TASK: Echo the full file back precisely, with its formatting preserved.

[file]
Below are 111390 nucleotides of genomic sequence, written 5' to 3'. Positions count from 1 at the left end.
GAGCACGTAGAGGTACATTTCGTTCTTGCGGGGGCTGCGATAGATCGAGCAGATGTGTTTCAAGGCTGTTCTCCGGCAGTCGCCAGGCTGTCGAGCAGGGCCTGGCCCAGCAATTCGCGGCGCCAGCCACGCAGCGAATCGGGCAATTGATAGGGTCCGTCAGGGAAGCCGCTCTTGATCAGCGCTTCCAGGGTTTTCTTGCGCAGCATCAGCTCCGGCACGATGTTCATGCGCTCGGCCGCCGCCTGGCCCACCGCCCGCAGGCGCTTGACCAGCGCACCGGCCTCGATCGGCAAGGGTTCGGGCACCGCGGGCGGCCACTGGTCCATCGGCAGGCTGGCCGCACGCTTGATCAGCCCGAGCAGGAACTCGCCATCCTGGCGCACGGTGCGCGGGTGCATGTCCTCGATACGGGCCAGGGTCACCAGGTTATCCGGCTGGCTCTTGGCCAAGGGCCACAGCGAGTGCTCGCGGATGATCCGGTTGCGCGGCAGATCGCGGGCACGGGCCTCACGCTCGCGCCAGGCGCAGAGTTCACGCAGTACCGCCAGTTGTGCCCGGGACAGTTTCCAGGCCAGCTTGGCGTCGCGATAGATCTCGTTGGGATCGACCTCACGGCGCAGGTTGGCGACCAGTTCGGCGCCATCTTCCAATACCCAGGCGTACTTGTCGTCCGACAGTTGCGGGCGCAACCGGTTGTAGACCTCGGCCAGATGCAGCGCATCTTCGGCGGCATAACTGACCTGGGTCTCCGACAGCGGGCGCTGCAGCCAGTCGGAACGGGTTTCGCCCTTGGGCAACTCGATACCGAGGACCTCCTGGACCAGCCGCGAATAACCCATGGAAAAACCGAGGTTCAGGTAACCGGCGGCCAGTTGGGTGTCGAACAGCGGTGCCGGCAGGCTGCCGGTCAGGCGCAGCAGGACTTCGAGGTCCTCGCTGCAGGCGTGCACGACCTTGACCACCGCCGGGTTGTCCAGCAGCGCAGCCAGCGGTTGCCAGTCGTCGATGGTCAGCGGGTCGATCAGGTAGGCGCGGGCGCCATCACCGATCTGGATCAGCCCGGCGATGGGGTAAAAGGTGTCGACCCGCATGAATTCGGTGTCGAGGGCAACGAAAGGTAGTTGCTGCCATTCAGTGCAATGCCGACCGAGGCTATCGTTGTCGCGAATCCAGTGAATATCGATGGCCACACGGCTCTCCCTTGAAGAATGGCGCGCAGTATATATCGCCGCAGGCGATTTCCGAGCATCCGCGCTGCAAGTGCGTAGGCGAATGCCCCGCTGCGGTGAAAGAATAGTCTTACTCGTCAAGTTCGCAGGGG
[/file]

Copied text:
Below are 111390 nucleotides of genomic sequence, written 5' to 3'. Positions count from 1 at the left end.
GAGCACGTAGAGGTACATTTCGTTCTTGCGGGGGCTGCGATAGATCGAGCAGATGTGTTTCAAGGCTGTTCTCCGGCAGTCGCCAGGCTGTCGAGCAGGGCCTGGCCCAGCAATTCGCGGCGCCAGCCACGCAGCGAATCGGGCAATTGATAGGGTCCGTCAGGGAAGCCGCTCTTGATCAGCGCTTCCAGGGTTTTCTTGCGCAGCATCAGCTCCGGCACGATGTTCATGCGCTCGGCCGCCGCCTGGCCCACCGCCCGCAGGCGCTTGACCAGCGCACCGGCCTCGATCGGCAAGGGTTCGGGCACCGCGGGCGGCCACTGGTCCATCGGCAGGCTGGCCGCACGCTTGATCAGCCCGAGCAGGAACTCGCCATCCTGGCGCACGGTGCGCGGGTGCATGTCCTCGATACGGGCCAGGGTCACCAGGTTATCCGGCTGGCTCTTGGCCAAGGGCCACAGCGAGTGCTCGCGGATGATCCGGTTGCGCGGCAGATCGCGGGCACGGGCCTCACGCTCGCGCCAGGCGCAGAGTTCACGCAGTACCGCCAGTTGTGCCCGGGACAGTTTCCAGGCCAGCTTGGCGTCGCGATAGATCTCGTTGGGATCGACCTCACGGCGCAGGTTGGCGACCAGTTCGGCGCCATCTTCCAATACCCAGGCGTACTTGTCGTCCGACAGTTGCGGGCGCAACCGGTTGTAGACCTCGGCCAGATGCAGCGCATCTTCGGCGGCATAACTGACCTGGGTCTCCGACAGCGGGCGCTGCAGCCAGTCGGAACGGGTTTCGCCCTTGGGCAACTCGATACCGAGGACCTCCTGGACCAGCCGCGAATAACCCATGGAAAAACCGAGGTTCAGGTAACCGGCGGCCAGTTGGGTGTCGAACAGCGGTGCCGGCAGGCTGCCGGTCAGGCGCAGCAGGACTTCGAGGTCCTCGCTGCAGGCGTGCACGACCTTGACCACCGCCGGGTTGTCCAGCAGCGCAGCCAGCGGTTGCCAGTCGTCGATGGTCAGCGGGTCGATCAGGTAGGCGCGGGCGCCATCACCGATCTGGATCAGCCCGGCGATGGGGTAAAAGGTGTCGACCCGCATGAATTCGGTGTCGAGGGCAACGAAAGGTAGTTGCTGCCATTCAGTGCAATGCCGACCGAGGCTATCGTTGTCGCGAATCCAGTGAATATCGATGGCCACACGGCTCTCCCTTGAAGAATGGCGCGCAGTATATATCGCCGCAGGCGATTTCCGAGCATCCGCGCTGCAAGTGCGTAGGCGAATGCCCCGCTGCGGTGAAAGAATAGTCTTACTCGTCAAGTTCGCAGGGG